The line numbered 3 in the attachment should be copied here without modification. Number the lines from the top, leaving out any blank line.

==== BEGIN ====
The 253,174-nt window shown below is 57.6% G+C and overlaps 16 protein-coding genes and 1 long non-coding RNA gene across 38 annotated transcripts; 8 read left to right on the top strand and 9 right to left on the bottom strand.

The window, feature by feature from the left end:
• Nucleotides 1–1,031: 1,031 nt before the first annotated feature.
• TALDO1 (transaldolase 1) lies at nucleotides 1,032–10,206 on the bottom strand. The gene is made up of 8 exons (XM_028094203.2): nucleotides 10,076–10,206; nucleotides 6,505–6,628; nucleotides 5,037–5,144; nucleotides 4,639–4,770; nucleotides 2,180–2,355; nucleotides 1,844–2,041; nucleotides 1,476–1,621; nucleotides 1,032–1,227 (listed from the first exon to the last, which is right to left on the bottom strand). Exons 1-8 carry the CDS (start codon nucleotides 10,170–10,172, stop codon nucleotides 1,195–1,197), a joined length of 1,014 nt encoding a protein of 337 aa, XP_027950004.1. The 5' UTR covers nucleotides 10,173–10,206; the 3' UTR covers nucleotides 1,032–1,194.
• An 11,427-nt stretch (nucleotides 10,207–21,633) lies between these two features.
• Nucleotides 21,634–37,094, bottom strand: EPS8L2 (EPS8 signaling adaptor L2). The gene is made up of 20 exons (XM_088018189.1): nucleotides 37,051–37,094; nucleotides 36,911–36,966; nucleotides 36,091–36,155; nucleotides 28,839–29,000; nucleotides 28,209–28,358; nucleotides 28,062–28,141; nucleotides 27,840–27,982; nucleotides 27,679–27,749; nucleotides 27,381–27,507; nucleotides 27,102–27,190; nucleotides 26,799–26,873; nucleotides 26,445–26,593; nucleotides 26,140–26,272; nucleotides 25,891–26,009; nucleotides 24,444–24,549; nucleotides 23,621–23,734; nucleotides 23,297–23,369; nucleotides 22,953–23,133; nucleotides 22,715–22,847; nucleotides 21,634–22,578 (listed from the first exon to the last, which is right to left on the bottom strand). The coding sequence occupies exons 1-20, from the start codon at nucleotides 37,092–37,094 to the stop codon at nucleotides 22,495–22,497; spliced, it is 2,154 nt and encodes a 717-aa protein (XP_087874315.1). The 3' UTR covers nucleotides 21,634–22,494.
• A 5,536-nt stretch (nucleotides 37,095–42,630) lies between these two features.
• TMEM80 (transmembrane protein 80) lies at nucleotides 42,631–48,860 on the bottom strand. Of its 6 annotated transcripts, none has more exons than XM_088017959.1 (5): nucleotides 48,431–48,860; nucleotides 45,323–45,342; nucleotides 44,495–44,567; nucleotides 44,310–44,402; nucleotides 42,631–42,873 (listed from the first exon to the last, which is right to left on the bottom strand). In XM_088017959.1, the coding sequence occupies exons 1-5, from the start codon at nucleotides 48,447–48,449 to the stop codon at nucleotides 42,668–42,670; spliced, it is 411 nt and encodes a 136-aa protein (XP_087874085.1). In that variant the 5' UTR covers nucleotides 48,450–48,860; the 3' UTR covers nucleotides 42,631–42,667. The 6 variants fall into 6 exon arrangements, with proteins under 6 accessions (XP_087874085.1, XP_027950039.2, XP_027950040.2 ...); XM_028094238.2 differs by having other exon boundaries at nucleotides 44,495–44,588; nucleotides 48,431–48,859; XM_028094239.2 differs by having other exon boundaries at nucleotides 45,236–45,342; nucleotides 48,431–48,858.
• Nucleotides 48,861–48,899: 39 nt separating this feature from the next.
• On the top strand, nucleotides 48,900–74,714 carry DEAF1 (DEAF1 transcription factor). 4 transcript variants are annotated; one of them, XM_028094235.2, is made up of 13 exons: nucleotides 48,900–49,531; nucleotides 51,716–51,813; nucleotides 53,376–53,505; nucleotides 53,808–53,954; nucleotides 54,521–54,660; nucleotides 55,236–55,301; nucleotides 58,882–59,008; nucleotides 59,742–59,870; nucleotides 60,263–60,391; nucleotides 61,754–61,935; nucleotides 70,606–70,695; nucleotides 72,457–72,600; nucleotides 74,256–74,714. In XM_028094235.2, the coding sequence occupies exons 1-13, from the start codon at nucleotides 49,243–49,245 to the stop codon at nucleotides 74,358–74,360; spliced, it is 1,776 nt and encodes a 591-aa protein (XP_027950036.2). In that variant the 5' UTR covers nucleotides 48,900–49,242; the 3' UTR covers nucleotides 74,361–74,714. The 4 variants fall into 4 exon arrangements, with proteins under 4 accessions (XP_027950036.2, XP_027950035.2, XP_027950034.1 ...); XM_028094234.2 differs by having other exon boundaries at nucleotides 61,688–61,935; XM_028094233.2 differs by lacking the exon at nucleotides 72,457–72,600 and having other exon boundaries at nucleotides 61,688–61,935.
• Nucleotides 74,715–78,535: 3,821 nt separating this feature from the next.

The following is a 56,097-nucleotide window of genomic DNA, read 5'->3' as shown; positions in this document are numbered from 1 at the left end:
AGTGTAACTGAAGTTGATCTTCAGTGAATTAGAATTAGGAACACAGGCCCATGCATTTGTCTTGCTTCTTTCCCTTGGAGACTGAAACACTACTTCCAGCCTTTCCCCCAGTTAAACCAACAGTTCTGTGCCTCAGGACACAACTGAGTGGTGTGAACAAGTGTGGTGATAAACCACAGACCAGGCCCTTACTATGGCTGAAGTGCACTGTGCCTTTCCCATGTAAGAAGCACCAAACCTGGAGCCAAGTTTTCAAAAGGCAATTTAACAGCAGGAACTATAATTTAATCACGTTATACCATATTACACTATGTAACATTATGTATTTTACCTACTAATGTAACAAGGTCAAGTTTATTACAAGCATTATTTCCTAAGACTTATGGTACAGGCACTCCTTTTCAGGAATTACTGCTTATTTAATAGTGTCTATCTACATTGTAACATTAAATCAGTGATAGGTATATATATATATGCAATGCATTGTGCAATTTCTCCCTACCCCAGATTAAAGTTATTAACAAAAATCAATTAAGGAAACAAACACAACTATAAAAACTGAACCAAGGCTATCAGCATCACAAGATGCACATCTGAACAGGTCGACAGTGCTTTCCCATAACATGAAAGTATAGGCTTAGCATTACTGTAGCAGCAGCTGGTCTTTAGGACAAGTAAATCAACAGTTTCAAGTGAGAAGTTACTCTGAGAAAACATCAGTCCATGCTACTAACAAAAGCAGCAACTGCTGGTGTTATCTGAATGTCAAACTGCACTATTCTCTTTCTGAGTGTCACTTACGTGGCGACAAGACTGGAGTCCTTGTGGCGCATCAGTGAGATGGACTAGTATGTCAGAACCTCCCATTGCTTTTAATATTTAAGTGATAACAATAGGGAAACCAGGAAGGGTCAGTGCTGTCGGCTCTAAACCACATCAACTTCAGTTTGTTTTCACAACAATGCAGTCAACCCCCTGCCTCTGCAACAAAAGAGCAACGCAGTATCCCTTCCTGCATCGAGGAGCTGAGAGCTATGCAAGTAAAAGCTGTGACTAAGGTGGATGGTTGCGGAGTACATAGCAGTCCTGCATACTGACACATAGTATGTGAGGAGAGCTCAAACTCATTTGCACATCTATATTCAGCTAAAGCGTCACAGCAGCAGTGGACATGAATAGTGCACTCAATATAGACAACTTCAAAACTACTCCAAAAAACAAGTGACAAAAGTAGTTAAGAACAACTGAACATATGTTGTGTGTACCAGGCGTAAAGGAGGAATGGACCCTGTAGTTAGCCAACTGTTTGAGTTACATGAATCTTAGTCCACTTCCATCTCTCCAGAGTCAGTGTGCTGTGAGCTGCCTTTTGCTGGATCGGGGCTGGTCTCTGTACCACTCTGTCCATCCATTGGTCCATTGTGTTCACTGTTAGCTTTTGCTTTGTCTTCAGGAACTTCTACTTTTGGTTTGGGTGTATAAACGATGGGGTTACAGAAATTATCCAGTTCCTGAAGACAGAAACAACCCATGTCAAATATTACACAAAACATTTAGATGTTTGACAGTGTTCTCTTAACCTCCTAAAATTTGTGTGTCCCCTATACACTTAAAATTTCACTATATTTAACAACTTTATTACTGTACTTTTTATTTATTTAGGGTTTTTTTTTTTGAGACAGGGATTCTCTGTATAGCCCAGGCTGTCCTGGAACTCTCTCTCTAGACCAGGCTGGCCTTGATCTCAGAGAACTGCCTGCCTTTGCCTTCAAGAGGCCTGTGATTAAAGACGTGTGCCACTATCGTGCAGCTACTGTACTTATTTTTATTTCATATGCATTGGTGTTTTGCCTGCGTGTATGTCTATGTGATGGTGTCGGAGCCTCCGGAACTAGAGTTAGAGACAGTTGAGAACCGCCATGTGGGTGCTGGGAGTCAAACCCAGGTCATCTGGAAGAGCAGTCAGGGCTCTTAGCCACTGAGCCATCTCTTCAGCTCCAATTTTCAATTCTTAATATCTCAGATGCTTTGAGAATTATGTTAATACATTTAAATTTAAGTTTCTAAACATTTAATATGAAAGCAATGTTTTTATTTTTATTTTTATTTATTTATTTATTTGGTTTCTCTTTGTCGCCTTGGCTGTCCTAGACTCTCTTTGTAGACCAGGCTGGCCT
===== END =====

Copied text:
• Nucleotides 1–1,031: 1,031 nt before the first annotated feature.